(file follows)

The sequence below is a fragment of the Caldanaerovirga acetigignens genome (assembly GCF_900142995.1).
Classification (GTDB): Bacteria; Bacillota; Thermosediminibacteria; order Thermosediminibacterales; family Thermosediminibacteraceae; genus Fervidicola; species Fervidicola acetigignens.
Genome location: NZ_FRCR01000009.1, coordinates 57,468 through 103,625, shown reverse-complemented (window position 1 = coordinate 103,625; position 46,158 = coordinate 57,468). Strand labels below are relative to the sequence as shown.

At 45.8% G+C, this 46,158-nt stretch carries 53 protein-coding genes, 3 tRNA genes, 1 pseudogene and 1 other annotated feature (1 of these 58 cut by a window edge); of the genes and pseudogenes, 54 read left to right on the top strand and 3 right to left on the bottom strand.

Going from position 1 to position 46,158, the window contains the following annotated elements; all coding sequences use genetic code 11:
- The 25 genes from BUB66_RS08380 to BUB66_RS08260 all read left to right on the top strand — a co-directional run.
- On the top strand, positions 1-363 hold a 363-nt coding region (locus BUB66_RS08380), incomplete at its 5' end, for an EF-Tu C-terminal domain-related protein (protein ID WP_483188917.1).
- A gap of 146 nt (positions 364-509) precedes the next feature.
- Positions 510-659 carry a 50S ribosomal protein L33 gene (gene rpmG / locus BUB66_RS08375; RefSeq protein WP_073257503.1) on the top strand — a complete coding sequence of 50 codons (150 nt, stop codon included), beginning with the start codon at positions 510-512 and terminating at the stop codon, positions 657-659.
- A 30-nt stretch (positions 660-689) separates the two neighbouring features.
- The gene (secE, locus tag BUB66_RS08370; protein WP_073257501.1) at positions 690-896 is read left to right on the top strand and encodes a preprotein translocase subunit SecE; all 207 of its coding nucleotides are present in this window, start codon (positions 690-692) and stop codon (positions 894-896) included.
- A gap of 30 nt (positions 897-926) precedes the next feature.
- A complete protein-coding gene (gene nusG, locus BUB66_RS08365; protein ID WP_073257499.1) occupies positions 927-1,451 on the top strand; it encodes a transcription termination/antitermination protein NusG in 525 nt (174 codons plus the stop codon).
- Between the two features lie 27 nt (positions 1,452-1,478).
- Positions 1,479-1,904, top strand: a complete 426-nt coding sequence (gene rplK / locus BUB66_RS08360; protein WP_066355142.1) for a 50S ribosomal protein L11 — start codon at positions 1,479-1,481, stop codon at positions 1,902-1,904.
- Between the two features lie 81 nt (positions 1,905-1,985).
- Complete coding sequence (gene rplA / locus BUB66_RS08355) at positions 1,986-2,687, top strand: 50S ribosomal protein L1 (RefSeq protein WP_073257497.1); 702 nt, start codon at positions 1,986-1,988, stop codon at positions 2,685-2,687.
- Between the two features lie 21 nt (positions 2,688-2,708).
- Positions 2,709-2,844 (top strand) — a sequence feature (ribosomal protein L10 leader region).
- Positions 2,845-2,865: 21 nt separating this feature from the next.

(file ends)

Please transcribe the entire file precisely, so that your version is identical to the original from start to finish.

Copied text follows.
The sequence below is a fragment of the Caldanaerovirga acetigignens genome (assembly GCF_900142995.1).
Classification (GTDB): Bacteria; Bacillota; Thermosediminibacteria; order Thermosediminibacterales; family Thermosediminibacteraceae; genus Fervidicola; species Fervidicola acetigignens.
Genome location: NZ_FRCR01000009.1, coordinates 57,468 through 103,625, shown reverse-complemented (window position 1 = coordinate 103,625; position 46,158 = coordinate 57,468). Strand labels below are relative to the sequence as shown.

At 45.8% G+C, this 46,158-nt stretch carries 53 protein-coding genes, 3 tRNA genes, 1 pseudogene and 1 other annotated feature (1 of these 58 cut by a window edge); of the genes and pseudogenes, 54 read left to right on the top strand and 3 right to left on the bottom strand.

Going from position 1 to position 46,158, the window contains the following annotated elements; all coding sequences use genetic code 11:
- The 25 genes from BUB66_RS08380 to BUB66_RS08260 all read left to right on the top strand — a co-directional run.
- On the top strand, positions 1-363 hold a 363-nt coding region (locus BUB66_RS08380), incomplete at its 5' end, for an EF-Tu C-terminal domain-related protein (protein ID WP_483188917.1).
- A gap of 146 nt (positions 364-509) precedes the next feature.
- Positions 510-659 carry a 50S ribosomal protein L33 gene (gene rpmG / locus BUB66_RS08375; RefSeq protein WP_073257503.1) on the top strand — a complete coding sequence of 50 codons (150 nt, stop codon included), beginning with the start codon at positions 510-512 and terminating at the stop codon, positions 657-659.
- A 30-nt stretch (positions 660-689) separates the two neighbouring features.
- The gene (secE, locus tag BUB66_RS08370; protein WP_073257501.1) at positions 690-896 is read left to right on the top strand and encodes a preprotein translocase subunit SecE; all 207 of its coding nucleotides are present in this window, start codon (positions 690-692) and stop codon (positions 894-896) included.
- A gap of 30 nt (positions 897-926) precedes the next feature.
- A complete protein-coding gene (gene nusG, locus BUB66_RS08365; protein ID WP_073257499.1) occupies positions 927-1,451 on the top strand; it encodes a transcription termination/antitermination protein NusG in 525 nt (174 codons plus the stop codon).
- Between the two features lie 27 nt (positions 1,452-1,478).
- Positions 1,479-1,904, top strand: a complete 426-nt coding sequence (gene rplK / locus BUB66_RS08360; protein WP_066355142.1) for a 50S ribosomal protein L11 — start codon at positions 1,479-1,481, stop codon at positions 1,902-1,904.
- Between the two features lie 81 nt (positions 1,905-1,985).
- Complete coding sequence (gene rplA / locus BUB66_RS08355) at positions 1,986-2,687, top strand: 50S ribosomal protein L1 (RefSeq protein WP_073257497.1); 702 nt, start codon at positions 1,986-1,988, stop codon at positions 2,685-2,687.
- Between the two features lie 21 nt (positions 2,688-2,708).
- Positions 2,709-2,844 (top strand) — a sequence feature (ribosomal protein L10 leader region).
- Positions 2,845-2,865: 21 nt separating this feature from the next.